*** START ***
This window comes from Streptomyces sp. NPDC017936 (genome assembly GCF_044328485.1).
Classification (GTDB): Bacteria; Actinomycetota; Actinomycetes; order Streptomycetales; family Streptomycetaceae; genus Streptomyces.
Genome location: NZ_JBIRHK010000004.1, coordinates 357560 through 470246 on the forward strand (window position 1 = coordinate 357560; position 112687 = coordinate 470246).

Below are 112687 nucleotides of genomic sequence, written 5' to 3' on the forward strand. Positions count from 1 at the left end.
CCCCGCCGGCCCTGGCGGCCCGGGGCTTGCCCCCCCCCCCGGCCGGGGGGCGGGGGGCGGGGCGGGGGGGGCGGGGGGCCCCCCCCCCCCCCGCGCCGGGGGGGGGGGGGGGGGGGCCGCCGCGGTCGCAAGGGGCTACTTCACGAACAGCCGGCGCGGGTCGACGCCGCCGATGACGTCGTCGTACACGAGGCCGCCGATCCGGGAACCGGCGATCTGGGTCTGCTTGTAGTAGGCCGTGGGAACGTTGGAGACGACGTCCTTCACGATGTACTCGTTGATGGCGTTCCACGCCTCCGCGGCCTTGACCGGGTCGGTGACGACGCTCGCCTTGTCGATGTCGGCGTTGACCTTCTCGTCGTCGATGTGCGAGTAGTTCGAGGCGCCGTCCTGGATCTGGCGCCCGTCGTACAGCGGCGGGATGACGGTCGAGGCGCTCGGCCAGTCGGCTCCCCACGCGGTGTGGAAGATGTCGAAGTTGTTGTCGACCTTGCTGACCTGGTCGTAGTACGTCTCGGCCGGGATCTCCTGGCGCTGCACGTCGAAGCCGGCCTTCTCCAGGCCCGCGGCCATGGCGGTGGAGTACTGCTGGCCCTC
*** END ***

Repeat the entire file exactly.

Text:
This window comes from Streptomyces sp. NPDC017936 (genome assembly GCF_044328485.1).
Classification (GTDB): Bacteria; Actinomycetota; Actinomycetes; order Streptomycetales; family Streptomycetaceae; genus Streptomyces.
Genome location: NZ_JBIRHK010000004.1, coordinates 357560 through 470246 on the forward strand (window position 1 = coordinate 357560; position 112687 = coordinate 470246).

Below are 112687 nucleotides of genomic sequence, written 5' to 3' on the forward strand. Positions count from 1 at the left end.
CCCCGCCGGCCCTGGCGGCCCGGGGCTTGCCCCCCCCCCCGGCCGGGGGGCGGGGGGCGGGGCGGGGGGGGCGGGGGGCCCCCCCCCCCCCCGCGCCGGGGGGGGGGGGGGGGGGGCCGCCGCGGTCGCAAGGGGCTACTTCACGAACAGCCGGCGCGGGTCGACGCCGCCGATGACGTCGTCGTACACGAGGCCGCCGATCCGGGAACCGGCGATCTGGGTCTGCTTGTAGTAGGCCGTGGGAACGTTGGAGACGACGTCCTTCACGATGTACTCGTTGATGGCGTTCCACGCCTCCGCGGCCTTGACCGGGTCGGTGACGACGCTCGCCTTGTCGATGTCGGCGTTGACCTTCTCGTCGTCGATGTGCGAGTAGTTCGAGGCGCCGTCCTGGATCTGGCGCCCGTCGTACAGCGGCGGGATGACGGTCGAGGCGCTCGGCCAGTCGGCTCCCCACGCGGTGTGGAAGATGTCGAAGTTGTTGTCGACCTTGCTGACCTGGTCGTAGTACGTCTCGGCCGGGATCTCCTGGCGCTGCACGTCGAAGCCGGCCTTCTCCAGGCCCGCGGCCATGGCGGTGGAGTACTGCTGGCCCTC